It’s essential that you’re aware of the behavioral differences between gerbils and hamsters before making your choice, as behavior is a huge part of a pet. Fortunately, the differences are quite clear and easy to highlight.
- General behavior – Gerbils are commonly described as intelligent, curious, and very active creatures. They’re very interested in people and love to be kept around the action in your house. Since they aren’t nocturnal or diurnal, they get a really good feel for how the humans around them function. They’re also very active creatures. This means that they love to dig, jump, run, and be held.
- Aggressiveness – Gerbils are not very aggressive at all. They have a lot of energy, but that won’t be a problem if they’re given the means to get rid of any excess. You may get an occasional nibble from your gerbil, but anything more than that isn’t very common. If they do bite, it can usually be dealt with quickly.
- Independence – Being very social animals, gerbils need to be kept in groups of 2 or more. Solitary gerbils tend to get bored and sad, and this can lead to destructive behavior and poor health. On top of other gerbil friends, you should interact with your gerbil a good amount per day.
- General behavior – Hamsters are mostly nocturnal, meaning that they spend most of the day sleeping. This makes early morning and evening the time to interact with your hamster — just don’t wake them up or startle them as they can be grumpy. During their active hours, hamsters construct burrows and make nests for storing food. Dwarf hamsters love environments that are full of stimuli, while Syrian hamsters actively seek out human interaction.
- Aggressiveness – Hamsters aren’t aggressive, but they aren’t as laid-back as gerbils are in this aspect. As stated, they can be a bit grumpy after waking up, so give them time to wake up before handling them. A hamster generally won’t bite you unless it feels threatened or scared, so move slowly and handle them with respect. They also sometimes bite hands if they smell a tasty scent on them.
- Independence – Most hamsters are very solitary and independent creatures. Hamsters should mostly be kept alone, with the exception of dwarf hamsters that were raised together since birth and have enough space.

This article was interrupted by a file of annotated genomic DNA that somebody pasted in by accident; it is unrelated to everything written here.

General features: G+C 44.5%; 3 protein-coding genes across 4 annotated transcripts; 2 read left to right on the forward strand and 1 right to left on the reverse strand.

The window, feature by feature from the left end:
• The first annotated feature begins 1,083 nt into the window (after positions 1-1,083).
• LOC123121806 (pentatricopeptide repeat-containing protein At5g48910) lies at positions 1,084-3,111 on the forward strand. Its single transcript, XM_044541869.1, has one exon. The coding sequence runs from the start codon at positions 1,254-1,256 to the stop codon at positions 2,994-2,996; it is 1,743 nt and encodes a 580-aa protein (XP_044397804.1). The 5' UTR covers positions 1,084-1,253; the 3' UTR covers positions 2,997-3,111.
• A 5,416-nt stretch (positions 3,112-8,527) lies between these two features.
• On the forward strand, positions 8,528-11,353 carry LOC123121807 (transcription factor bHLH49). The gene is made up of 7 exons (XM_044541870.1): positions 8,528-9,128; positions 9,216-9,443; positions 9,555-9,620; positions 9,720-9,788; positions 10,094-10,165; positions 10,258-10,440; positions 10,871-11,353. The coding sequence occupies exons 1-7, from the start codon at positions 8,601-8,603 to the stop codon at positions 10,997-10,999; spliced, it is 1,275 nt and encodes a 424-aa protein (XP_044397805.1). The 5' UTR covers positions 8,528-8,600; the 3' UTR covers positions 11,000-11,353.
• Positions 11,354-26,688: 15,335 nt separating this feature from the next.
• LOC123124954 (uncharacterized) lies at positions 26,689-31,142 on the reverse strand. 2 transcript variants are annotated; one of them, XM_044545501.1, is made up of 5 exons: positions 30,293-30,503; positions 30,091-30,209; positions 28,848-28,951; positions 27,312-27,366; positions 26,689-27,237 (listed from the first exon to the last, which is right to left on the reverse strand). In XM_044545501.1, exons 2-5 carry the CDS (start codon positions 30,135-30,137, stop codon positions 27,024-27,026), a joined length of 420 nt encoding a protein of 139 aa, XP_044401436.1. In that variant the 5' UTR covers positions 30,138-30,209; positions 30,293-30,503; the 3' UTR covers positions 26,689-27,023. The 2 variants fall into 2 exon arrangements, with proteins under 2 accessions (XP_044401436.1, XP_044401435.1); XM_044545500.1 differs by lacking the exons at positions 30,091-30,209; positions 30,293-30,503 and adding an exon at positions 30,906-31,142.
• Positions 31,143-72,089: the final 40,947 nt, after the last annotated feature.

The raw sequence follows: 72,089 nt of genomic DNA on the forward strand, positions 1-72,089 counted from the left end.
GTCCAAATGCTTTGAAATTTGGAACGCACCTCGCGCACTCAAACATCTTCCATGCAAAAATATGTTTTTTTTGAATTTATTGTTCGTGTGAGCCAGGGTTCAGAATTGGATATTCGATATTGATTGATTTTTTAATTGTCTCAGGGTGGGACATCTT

There are stark differences between gerbils and hamsters when it comes to personality. Gerbils are absolutely more sociable and energetic critters, thriving in groups and spending all day rearranging their tank. Hamsters are more laid-back and, while still entertaining and lively, definitely aren’t as energetic and sociable. So, if you want to be very involved with your pet and don’t mind having a few, gerbils are the way to go. However, if you want a pet that’s great on their own and a little more hands-off, it’s hamsters all the way.
Gerbil vs. Hamster Care & Health
As you’ve just learned, gerbils and hamsters have entirely different personalities. With this stark difference in personalities comes a big difference in how they need to be cared for.
Gerbils and hamsters each have specific environmental and health needs that need to be met in order to keep them happy and healthy.
Knowing what each of these rodents need as far as environment and care goes is extremely important if you’re thinking about owning one in the future.
- Cage – Gerbils are natural diggers and chewers, so they need an enclosure that can handle both of these traits. This makes a glass aquarium (with a mesh top) or a metal cage with a deep base pan the perfect gerbil enclosure. The deep basin-like design of an aquarium is perfect to fill with bedding and let gerbils burrow into it as they’re naturally inclined to do. Since they chew so much, no exposed plastic can be present within their habitat. The bigger the enclosure that you can get for your gerbils, the better. Note that it will need to be cleaned out about every two weeks.